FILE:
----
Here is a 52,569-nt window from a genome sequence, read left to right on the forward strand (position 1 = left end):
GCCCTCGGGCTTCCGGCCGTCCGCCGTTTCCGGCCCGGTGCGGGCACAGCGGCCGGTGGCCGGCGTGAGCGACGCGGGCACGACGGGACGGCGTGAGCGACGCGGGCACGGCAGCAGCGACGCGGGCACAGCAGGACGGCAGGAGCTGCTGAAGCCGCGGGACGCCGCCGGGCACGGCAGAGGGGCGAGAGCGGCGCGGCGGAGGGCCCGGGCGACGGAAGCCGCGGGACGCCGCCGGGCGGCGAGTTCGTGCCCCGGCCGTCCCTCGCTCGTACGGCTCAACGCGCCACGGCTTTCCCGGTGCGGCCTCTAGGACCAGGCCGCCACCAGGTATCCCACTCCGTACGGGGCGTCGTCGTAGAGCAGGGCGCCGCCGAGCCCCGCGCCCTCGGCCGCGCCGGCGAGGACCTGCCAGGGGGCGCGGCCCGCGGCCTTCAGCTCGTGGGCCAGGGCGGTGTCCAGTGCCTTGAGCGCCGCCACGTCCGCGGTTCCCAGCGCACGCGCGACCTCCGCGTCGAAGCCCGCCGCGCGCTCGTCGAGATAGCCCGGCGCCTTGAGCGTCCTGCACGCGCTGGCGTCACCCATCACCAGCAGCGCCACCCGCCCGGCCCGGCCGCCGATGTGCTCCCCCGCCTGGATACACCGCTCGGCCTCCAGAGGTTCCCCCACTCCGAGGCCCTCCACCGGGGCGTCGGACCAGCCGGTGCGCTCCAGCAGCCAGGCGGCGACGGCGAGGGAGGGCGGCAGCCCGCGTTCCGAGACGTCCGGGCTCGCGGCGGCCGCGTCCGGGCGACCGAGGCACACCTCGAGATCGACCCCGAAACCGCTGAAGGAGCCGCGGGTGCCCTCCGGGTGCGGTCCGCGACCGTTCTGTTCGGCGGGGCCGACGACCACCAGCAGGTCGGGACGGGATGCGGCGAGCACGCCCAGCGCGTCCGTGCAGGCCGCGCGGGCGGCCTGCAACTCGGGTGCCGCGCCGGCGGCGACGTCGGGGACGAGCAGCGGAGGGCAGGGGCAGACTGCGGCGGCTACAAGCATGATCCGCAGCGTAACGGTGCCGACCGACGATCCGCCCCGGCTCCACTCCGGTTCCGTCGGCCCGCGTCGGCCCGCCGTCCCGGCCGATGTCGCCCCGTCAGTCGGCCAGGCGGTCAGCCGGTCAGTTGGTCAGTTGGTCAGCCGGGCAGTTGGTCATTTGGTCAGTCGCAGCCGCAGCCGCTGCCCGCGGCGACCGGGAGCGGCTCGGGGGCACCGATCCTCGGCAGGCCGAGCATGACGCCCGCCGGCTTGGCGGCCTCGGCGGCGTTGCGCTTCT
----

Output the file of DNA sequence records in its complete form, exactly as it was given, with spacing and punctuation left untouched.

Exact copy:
Here is a 52,569-nt window from a genome sequence, read left to right on the forward strand (position 1 = left end):
GCCCTCGGGCTTCCGGCCGTCCGCCGTTTCCGGCCCGGTGCGGGCACAGCGGCCGGTGGCCGGCGTGAGCGACGCGGGCACGACGGGACGGCGTGAGCGACGCGGGCACGGCAGCAGCGACGCGGGCACAGCAGGACGGCAGGAGCTGCTGAAGCCGCGGGACGCCGCCGGGCACGGCAGAGGGGCGAGAGCGGCGCGGCGGAGGGCCCGGGCGACGGAAGCCGCGGGACGCCGCCGGGCGGCGAGTTCGTGCCCCGGCCGTCCCTCGCTCGTACGGCTCAACGCGCCACGGCTTTCCCGGTGCGGCCTCTAGGACCAGGCCGCCACCAGGTATCCCACTCCGTACGGGGCGTCGTCGTAGAGCAGGGCGCCGCCGAGCCCCGCGCCCTCGGCCGCGCCGGCGAGGACCTGCCAGGGGGCGCGGCCCGCGGCCTTCAGCTCGTGGGCCAGGGCGGTGTCCAGTGCCTTGAGCGCCGCCACGTCCGCGGTTCCCAGCGCACGCGCGACCTCCGCGTCGAAGCCCGCCGCGCGCTCGTCGAGATAGCCCGGCGCCTTGAGCGTCCTGCACGCGCTGGCGTCACCCATCACCAGCAGCGCCACCCGCCCGGCCCGGCCGCCGATGTGCTCCCCCGCCTGGATACACCGCTCGGCCTCCAGAGGTTCCCCCACTCCGAGGCCCTCCACCGGGGCGTCGGACCAGCCGGTGCGCTCCAGCAGCCAGGCGGCGACGGCGAGGGAGGGCGGCAGCCCGCGTTCCGAGACGTCCGGGCTCGCGGCGGCCGCGTCCGGGCGACCGAGGCACACCTCGAGATCGACCCCGAAACCGCTGAAGGAGCCGCGGGTGCCCTCCGGGTGCGGTCCGCGACCGTTCTGTTCGGCGGGGCCGACGACCACCAGCAGGTCGGGACGGGATGCGGCGAGCACGCCCAGCGCGTCCGTGCAGGCCGCGCGGGCGGCCTGCAACTCGGGTGCCGCGCCGGCGGCGACGTCGGGGACGAGCAGCGGAGGGCAGGGGCAGACTGCGGCGGCTACAAGCATGATCCGCAGCGTAACGGTGCCGACCGACGATCCGCCCCGGCTCCACTCCGGTTCCGTCGGCCCGCGTCGGCCCGCCGTCCCGGCCGATGTCGCCCCGTCAGTCGGCCAGGCGGTCAGCCGGTCAGTTGGTCAGTTGGTCAGCCGGGCAGTTGGTCATTTGGTCAGTCGCAGCCGCAGCCGCTGCCCGCGGCGACCGGGAGCGGCTCGGGGGCACCGATCCTCGGCAGGCCGAGCATGACGCCCGCCGGCTTGGCGGCCTCGGCGGCGTTGCGCTTCT